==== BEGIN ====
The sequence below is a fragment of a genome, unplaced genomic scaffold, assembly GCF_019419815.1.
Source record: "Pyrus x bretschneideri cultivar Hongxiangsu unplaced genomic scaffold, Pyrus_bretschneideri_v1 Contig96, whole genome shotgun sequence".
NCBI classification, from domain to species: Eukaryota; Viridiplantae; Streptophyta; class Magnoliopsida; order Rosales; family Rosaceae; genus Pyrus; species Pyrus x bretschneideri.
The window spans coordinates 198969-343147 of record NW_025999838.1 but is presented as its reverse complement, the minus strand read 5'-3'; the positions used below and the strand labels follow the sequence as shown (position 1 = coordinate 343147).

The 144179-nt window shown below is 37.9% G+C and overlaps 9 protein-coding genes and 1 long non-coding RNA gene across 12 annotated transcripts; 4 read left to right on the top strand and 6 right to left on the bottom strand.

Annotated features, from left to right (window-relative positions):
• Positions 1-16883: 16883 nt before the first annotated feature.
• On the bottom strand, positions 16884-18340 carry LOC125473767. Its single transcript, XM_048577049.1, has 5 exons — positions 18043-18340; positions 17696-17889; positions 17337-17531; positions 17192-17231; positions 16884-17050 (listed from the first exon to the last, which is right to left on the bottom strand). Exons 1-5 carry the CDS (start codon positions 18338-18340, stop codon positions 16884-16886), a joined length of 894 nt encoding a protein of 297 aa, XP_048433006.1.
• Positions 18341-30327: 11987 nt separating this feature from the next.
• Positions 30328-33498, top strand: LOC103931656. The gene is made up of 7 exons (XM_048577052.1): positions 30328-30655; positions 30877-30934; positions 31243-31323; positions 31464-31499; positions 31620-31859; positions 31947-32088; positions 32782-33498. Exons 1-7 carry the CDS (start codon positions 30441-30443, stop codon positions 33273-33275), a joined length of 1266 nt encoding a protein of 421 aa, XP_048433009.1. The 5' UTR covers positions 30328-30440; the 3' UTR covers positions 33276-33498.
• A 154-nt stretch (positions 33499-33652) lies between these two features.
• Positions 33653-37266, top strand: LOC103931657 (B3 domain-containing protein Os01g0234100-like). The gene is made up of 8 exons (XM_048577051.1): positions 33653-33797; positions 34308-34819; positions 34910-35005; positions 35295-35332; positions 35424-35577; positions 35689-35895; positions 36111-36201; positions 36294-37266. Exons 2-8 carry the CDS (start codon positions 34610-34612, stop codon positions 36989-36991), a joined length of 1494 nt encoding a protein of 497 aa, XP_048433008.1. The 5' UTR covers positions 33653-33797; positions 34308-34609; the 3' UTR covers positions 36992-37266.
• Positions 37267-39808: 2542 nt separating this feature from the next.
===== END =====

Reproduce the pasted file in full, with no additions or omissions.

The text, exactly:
The sequence below is a fragment of a genome, unplaced genomic scaffold, assembly GCF_019419815.1.
Source record: "Pyrus x bretschneideri cultivar Hongxiangsu unplaced genomic scaffold, Pyrus_bretschneideri_v1 Contig96, whole genome shotgun sequence".
NCBI classification, from domain to species: Eukaryota; Viridiplantae; Streptophyta; class Magnoliopsida; order Rosales; family Rosaceae; genus Pyrus; species Pyrus x bretschneideri.
The window spans coordinates 198969-343147 of record NW_025999838.1 but is presented as its reverse complement, the minus strand read 5'-3'; the positions used below and the strand labels follow the sequence as shown (position 1 = coordinate 343147).

The 144179-nt window shown below is 37.9% G+C and overlaps 9 protein-coding genes and 1 long non-coding RNA gene across 12 annotated transcripts; 4 read left to right on the top strand and 6 right to left on the bottom strand.

Annotated features, from left to right (window-relative positions):
• Positions 1-16883: 16883 nt before the first annotated feature.
• On the bottom strand, positions 16884-18340 carry LOC125473767. Its single transcript, XM_048577049.1, has 5 exons — positions 18043-18340; positions 17696-17889; positions 17337-17531; positions 17192-17231; positions 16884-17050 (listed from the first exon to the last, which is right to left on the bottom strand). Exons 1-5 carry the CDS (start codon positions 18338-18340, stop codon positions 16884-16886), a joined length of 894 nt encoding a protein of 297 aa, XP_048433006.1.
• Positions 18341-30327: 11987 nt separating this feature from the next.
• Positions 30328-33498, top strand: LOC103931656. The gene is made up of 7 exons (XM_048577052.1): positions 30328-30655; positions 30877-30934; positions 31243-31323; positions 31464-31499; positions 31620-31859; positions 31947-32088; positions 32782-33498. Exons 1-7 carry the CDS (start codon positions 30441-30443, stop codon positions 33273-33275), a joined length of 1266 nt encoding a protein of 421 aa, XP_048433009.1. The 5' UTR covers positions 30328-30440; the 3' UTR covers positions 33276-33498.
• A 154-nt stretch (positions 33499-33652) lies between these two features.
• Positions 33653-37266, top strand: LOC103931657 (B3 domain-containing protein Os01g0234100-like). The gene is made up of 8 exons (XM_048577051.1): positions 33653-33797; positions 34308-34819; positions 34910-35005; positions 35295-35332; positions 35424-35577; positions 35689-35895; positions 36111-36201; positions 36294-37266. Exons 2-8 carry the CDS (start codon positions 34610-34612, stop codon positions 36989-36991), a joined length of 1494 nt encoding a protein of 497 aa, XP_048433008.1. The 5' UTR covers positions 33653-33797; positions 34308-34609; the 3' UTR covers positions 36992-37266.
• Positions 37267-39808: 2542 nt separating this feature from the next.